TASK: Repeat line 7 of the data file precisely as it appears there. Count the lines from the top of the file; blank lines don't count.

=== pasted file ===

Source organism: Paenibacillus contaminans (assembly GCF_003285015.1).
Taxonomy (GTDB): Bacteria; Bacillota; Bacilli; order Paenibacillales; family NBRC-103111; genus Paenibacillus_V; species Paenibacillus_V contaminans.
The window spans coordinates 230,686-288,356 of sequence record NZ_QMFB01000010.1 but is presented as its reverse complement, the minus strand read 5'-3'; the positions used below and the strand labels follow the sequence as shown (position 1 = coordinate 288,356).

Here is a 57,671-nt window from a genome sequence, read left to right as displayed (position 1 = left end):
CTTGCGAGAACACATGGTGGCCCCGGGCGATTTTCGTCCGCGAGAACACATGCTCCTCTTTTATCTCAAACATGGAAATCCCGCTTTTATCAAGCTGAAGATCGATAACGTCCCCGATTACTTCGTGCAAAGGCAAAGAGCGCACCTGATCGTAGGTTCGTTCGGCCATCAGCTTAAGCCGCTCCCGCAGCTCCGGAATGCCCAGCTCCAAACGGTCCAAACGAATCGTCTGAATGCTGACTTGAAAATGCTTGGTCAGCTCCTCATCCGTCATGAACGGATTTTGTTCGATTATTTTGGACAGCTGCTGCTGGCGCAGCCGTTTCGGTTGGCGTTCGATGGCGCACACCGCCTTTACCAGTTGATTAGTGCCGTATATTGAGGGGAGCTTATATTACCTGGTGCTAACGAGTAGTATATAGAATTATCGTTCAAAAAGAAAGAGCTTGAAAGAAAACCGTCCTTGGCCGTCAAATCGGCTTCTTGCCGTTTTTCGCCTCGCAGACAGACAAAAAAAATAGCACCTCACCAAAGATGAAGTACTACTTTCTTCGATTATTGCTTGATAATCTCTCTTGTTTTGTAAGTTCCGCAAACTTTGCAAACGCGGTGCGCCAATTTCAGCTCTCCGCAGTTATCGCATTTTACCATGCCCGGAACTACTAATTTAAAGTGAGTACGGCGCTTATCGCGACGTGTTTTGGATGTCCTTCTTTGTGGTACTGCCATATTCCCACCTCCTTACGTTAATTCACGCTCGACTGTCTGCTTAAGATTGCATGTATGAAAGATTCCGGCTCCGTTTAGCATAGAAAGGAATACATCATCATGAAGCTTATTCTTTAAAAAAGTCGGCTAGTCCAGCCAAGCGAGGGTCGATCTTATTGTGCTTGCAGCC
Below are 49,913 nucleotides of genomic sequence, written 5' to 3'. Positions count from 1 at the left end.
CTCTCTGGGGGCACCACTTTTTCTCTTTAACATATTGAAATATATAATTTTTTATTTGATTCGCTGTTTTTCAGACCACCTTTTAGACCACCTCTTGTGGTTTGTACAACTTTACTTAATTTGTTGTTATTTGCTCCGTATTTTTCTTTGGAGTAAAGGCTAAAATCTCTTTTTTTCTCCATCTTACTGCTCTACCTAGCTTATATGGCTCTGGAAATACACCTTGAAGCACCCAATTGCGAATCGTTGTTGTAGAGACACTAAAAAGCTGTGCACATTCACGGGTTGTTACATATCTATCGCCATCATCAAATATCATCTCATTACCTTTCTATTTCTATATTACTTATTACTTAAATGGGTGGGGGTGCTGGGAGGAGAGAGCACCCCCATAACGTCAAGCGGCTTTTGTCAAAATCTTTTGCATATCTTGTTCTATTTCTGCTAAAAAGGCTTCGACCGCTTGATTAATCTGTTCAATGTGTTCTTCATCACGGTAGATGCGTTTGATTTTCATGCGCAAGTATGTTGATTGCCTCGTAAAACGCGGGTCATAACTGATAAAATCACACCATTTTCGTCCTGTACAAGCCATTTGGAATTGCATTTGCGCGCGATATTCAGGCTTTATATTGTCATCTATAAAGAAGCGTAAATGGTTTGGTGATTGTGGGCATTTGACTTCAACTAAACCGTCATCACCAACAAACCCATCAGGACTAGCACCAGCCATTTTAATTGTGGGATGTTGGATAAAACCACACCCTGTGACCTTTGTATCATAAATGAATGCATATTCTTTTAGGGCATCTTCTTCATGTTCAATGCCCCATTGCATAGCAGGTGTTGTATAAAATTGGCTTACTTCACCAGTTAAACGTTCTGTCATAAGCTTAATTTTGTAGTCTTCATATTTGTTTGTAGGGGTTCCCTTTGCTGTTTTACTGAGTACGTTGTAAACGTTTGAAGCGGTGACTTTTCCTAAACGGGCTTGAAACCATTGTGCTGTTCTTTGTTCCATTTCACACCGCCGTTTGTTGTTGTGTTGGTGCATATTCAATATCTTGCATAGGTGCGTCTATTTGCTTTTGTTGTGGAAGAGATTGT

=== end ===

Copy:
CTCTCTGGGGGCACCACTTTTTCTCTTTAACATATTGAAATATATAATTTTTTATTTGATTCGCTGTTTTTCAGACCACCTTTTAGACCACCTCTTGTGGTTTGTACAACTTTACTTAATTTGTTGTTATTTGCTCCGTATTTTTCTTTGGAGTAAAGGCTAAAATCTCTTTTTTTCTCCATCTTACTGCTCTACCTAGCTTATATGGCTCTGGAAATACACCTTGAAGCACCCAATTGCGAATCGTTGTTGTAGAGACACTAAAAAGCTGTGCACATTCACGGGTTGTTACATATCTATCGCCATCATCAAATATCATCTCATTACCTTTCTATTTCTATATTACTTATTACTTAAATGGGTGGGGGTGCTGGGAGGAGAGAGCACCCCCATAACGTCAAGCGGCTTTTGTCAAAATCTTTTGCATATCTTGTTCTATTTCTGCTAAAAAGGCTTCGACCGCTTGATTAATCTGTTCAATGTGTTCTTCATCACGGTAGATGCGTTTGATTTTCATGCGCAAGTATGTTGATTGCCTCGTAAAACGCGGGTCATAACTGATAAAATCACACCATTTTCGTCCTGTACAAGCCATTTGGAATTGCATTTGCGCGCGATATTCAGGCTTTATATTGTCATCTATAAAGAAGCGTAAATGGTTTGGTGATTGTGGGCATTTGACTTCAACTAAACCGTCATCACCAACAAACCCATCAGGACTAGCACCAGCCATTTTAATTGTGGGATGTTGGATAAAACCACACCCTGTGACCTTTGTATCATAAATGAATGCATATTCTTTTAGGGCATCTTCTTCATGTTCAATGCCCCATTGCATAGCAGGTGTTGTATAAAATTGGCTTACTTCACCAGTTAAACGTTCTGTCATAAGCTTAATTTTGTAGTCTTCATATTTGTTTGTAGGGGTTCCCTTTGCTGTTTTACTGAGTACGTTGTAAACGTTTGAAGCGGTGACTTTTCCTAAACGGGCTTGAAACCATTGTGCTGTTCTTTGTTCCATTTCACACCGCCGTTTGTTGTTGTGTTGGTGCATATTCAATATCTTGCATAGGTGCGTCTATTTGCTTTTGTTGTGGAAGAGATTGT